Randy Rhoads’ Family Launch Lawsuit Against Documentary Producers
The family and estate of the late Randy Rhoads – his mother Delores and siblings Kathryn and Kelle – are suing the authors of the Randy Rhoads coffee table book.
The collection was co-authored by Andrew Klein and rock writer Steven Rosen with the assistance of Peter Margolis and Denny Anderson. Upon seeing the finished product, the family was displeased at the fact that Klein and Margolis presented themselves as experts on the late, great Ozzy Osbourne guitarist, whose life was cut short at the height of his fame in 1982 in a plane crash; he was just 25. The family also does not appreciate the indication that the people behind the book had the approval and cooperation of the family.
Margolis has history with the Rhoads family, which is at the heart of the suit.
In April 2007, Margolis entered into an agreement with the Rhoads family to produce a documentary on the late guitarist, which was to be completed in period of three years.
Margolis himself did not own any of the ideas and materials obtained or created in the production of the documentary, nor did he own any of the photos, videos or sound recordings collected for use in it. The administration of such was assigned all of that to Dakota Films, the company financing and producing the documentary.
Margolis claimed the film was complete in early 2012, but it has never been released. Those who have seen it labeled it poorly edited and unprofessional. It was a particularly devastating blow for Delores, now in her nineties, as she has spent most of her life preserving her son’s legacy. It appears as though the family was snookered.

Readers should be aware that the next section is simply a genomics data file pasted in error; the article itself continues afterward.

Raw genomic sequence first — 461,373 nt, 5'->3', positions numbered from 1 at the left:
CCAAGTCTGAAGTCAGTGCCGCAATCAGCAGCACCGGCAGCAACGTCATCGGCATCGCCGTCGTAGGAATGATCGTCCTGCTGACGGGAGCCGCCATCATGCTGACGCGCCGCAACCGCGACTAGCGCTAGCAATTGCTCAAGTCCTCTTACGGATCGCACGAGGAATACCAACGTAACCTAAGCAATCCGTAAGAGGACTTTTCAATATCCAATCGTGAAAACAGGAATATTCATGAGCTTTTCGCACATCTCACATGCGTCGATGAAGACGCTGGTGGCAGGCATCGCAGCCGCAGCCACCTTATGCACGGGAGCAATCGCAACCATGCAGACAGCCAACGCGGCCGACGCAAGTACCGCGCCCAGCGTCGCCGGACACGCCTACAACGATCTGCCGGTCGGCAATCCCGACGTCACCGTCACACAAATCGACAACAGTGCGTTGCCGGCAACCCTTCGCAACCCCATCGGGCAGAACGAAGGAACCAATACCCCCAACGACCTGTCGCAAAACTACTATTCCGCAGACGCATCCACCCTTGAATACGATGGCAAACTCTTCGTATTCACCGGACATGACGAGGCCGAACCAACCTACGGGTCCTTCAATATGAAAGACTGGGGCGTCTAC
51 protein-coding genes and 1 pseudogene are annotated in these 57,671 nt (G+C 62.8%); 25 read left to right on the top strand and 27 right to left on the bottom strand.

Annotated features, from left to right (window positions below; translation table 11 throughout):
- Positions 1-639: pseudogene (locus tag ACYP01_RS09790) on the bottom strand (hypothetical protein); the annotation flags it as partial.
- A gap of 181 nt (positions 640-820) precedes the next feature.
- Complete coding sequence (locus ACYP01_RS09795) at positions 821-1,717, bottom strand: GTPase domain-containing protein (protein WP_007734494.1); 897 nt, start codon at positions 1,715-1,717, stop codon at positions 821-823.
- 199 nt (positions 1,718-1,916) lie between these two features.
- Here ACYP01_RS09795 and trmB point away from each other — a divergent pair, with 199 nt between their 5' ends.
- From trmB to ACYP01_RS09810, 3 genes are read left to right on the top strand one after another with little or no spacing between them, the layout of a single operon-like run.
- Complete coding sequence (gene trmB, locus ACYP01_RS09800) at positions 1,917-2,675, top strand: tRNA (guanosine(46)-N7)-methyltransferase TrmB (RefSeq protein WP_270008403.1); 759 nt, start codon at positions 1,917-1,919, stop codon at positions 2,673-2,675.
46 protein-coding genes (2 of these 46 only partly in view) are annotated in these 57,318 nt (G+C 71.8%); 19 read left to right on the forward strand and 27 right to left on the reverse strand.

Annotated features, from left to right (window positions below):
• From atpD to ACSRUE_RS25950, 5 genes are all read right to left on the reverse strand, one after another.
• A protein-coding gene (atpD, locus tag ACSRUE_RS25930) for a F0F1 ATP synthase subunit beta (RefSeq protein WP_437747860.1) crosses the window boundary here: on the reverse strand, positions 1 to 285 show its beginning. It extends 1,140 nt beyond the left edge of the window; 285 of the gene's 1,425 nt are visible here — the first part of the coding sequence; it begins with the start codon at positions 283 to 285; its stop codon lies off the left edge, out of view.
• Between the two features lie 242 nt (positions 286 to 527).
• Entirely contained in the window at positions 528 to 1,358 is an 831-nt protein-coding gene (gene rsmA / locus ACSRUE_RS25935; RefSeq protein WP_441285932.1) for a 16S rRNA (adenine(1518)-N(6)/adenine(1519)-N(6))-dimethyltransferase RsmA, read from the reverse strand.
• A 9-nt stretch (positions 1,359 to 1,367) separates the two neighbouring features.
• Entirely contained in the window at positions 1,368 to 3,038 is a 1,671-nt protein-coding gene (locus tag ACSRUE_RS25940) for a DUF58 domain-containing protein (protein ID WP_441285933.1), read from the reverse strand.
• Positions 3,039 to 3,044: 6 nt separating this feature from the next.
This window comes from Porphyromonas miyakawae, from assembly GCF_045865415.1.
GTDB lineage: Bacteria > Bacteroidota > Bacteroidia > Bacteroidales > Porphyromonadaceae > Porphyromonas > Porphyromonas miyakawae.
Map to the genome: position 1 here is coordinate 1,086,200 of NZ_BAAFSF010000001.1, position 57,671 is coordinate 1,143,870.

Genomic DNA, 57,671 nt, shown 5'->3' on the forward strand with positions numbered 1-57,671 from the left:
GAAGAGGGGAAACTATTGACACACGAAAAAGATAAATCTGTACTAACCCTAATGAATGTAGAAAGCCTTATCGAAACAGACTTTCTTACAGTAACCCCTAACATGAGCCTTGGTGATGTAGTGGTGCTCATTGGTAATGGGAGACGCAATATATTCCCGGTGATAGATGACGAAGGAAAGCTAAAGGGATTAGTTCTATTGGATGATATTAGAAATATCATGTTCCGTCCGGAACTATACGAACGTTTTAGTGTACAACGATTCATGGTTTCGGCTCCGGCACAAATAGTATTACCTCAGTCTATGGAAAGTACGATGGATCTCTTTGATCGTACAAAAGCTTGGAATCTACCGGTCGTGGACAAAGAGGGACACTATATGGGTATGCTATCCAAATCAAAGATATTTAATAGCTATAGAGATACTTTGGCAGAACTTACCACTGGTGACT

The family contends that Margolis and Klein have stolen the materials, of which they have no rights or ownership, from the failed documentary and used them in the book. The family emphasizes it did not authorize or participate in publication of the book and they have not want to engage in continued dealings with either man after the documentary debacle.
The book contains 50 photos used without permission, as well as other personal information that was approved and provided for the purposes of the documentary.
The family is essentially claiming that documentary materials were co-opted and then used in the book. The estate has filed a suit in Los Angeles against Margolis, Klein, the publishing company Velocity Publishing Group, Inc., and co-author Steven Rosen.
The defendants are alleged to having made extensive and unauthorized use of personal information and photos from that documentary project, and are accused of fraud, breach of contract, invasion of privacy, and misappropriation of rights of publicity.
There you have it. It seems that what started out as a documentary then failed, so the remaining assets were repurposed for a book, which was not part of the original deal.